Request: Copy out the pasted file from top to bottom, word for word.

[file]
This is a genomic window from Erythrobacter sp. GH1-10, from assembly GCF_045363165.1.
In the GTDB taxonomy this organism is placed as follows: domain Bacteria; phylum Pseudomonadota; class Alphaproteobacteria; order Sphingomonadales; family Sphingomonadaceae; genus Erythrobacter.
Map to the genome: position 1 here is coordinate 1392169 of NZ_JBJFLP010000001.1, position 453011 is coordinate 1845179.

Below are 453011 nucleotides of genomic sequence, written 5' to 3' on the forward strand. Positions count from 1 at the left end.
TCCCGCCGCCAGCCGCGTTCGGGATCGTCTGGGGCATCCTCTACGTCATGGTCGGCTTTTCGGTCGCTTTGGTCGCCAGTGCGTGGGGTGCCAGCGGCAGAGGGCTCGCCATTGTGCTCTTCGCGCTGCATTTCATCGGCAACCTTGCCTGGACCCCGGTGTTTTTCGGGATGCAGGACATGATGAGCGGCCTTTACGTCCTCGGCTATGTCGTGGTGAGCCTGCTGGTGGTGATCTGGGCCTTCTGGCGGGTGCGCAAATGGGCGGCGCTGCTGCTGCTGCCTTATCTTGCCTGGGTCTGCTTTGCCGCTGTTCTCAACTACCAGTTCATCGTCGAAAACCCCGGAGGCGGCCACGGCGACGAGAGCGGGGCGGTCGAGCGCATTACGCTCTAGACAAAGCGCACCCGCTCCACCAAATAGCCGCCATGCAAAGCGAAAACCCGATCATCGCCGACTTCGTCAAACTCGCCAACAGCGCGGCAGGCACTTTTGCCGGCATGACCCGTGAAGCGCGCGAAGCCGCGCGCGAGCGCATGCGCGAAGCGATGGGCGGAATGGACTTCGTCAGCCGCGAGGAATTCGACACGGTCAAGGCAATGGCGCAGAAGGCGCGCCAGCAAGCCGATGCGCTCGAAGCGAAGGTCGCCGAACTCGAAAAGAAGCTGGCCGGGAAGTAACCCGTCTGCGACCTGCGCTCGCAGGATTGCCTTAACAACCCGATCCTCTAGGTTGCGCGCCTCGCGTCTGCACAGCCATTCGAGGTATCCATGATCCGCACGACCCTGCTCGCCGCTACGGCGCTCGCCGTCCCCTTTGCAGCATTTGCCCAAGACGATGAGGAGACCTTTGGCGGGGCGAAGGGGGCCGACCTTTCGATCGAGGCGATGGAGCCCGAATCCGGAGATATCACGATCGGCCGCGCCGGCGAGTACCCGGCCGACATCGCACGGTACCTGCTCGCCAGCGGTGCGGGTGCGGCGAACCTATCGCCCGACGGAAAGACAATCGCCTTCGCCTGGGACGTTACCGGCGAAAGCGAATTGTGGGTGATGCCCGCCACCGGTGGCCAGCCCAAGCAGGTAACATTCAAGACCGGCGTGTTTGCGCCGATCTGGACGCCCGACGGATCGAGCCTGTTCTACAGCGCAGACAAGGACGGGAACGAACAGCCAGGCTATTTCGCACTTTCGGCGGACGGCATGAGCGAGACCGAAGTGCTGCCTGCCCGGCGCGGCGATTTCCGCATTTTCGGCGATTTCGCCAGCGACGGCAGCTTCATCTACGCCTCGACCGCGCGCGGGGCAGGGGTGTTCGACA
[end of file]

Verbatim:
This is a genomic window from Erythrobacter sp. GH1-10, from assembly GCF_045363165.1.
In the GTDB taxonomy this organism is placed as follows: domain Bacteria; phylum Pseudomonadota; class Alphaproteobacteria; order Sphingomonadales; family Sphingomonadaceae; genus Erythrobacter.
Map to the genome: position 1 here is coordinate 1392169 of NZ_JBJFLP010000001.1, position 453011 is coordinate 1845179.

Below are 453011 nucleotides of genomic sequence, written 5' to 3' on the forward strand. Positions count from 1 at the left end.
TCCCGCCGCCAGCCGCGTTCGGGATCGTCTGGGGCATCCTCTACGTCATGGTCGGCTTTTCGGTCGCTTTGGTCGCCAGTGCGTGGGGTGCCAGCGGCAGAGGGCTCGCCATTGTGCTCTTCGCGCTGCATTTCATCGGCAACCTTGCCTGGACCCCGGTGTTTTTCGGGATGCAGGACATGATGAGCGGCCTTTACGTCCTCGGCTATGTCGTGGTGAGCCTGCTGGTGGTGATCTGGGCCTTCTGGCGGGTGCGCAAATGGGCGGCGCTGCTGCTGCTGCCTTATCTTGCCTGGGTCTGCTTTGCCGCTGTTCTCAACTACCAGTTCATCGTCGAAAACCCCGGAGGCGGCCACGGCGACGAGAGCGGGGCGGTCGAGCGCATTACGCTCTAGACAAAGCGCACCCGCTCCACCAAATAGCCGCCATGCAAAGCGAAAACCCGATCATCGCCGACTTCGTCAAACTCGCCAACAGCGCGGCAGGCACTTTTGCCGGCATGACCCGTGAAGCGCGCGAAGCCGCGCGCGAGCGCATGCGCGAAGCGATGGGCGGAATGGACTTCGTCAGCCGCGAGGAATTCGACACGGTCAAGGCAATGGCGCAGAAGGCGCGCCAGCAAGCCGATGCGCTCGAAGCGAAGGTCGCCGAACTCGAAAAGAAGCTGGCCGGGAAGTAACCCGTCTGCGACCTGCGCTCGCAGGATTGCCTTAACAACCCGATCCTCTAGGTTGCGCGCCTCGCGTCTGCACAGCCATTCGAGGTATCCATGATCCGCACGACCCTGCTCGCCGCTACGGCGCTCGCCGTCCCCTTTGCAGCATTTGCCCAAGACGATGAGGAGACCTTTGGCGGGGCGAAGGGGGCCGACCTTTCGATCGAGGCGATGGAGCCCGAATCCGGAGATATCACGATCGGCCGCGCCGGCGAGTACCCGGCCGACATCGCACGGTACCTGCTCGCCAGCGGTGCGGGTGCGGCGAACCTATCGCCCGACGGAAAGACAATCGCCTTCGCCTGGGACGTTACCGGCGAAAGCGAATTGTGGGTGATGCCCGCCACCGGTGGCCAGCCCAAGCAGGTAACATTCAAGACCGGCGTGTTTGCGCCGATCTGGACGCCCGACGGATCGAGCCTGTTCTACAGCGCAGACAAGGACGGGAACGAACAGCCAGGCTATTTCGCACTTTCGGCGGACGGCATGAGCGAGACCGAAGTGCTGCCTGCCCGGCGCGGCGATTTCCGCATTTTCGGCGATTTCGCCAGCGACGGCAGCTTCATCTACGCCTCGACCGCGCGCGGGGCAGGGGTGTTCGACA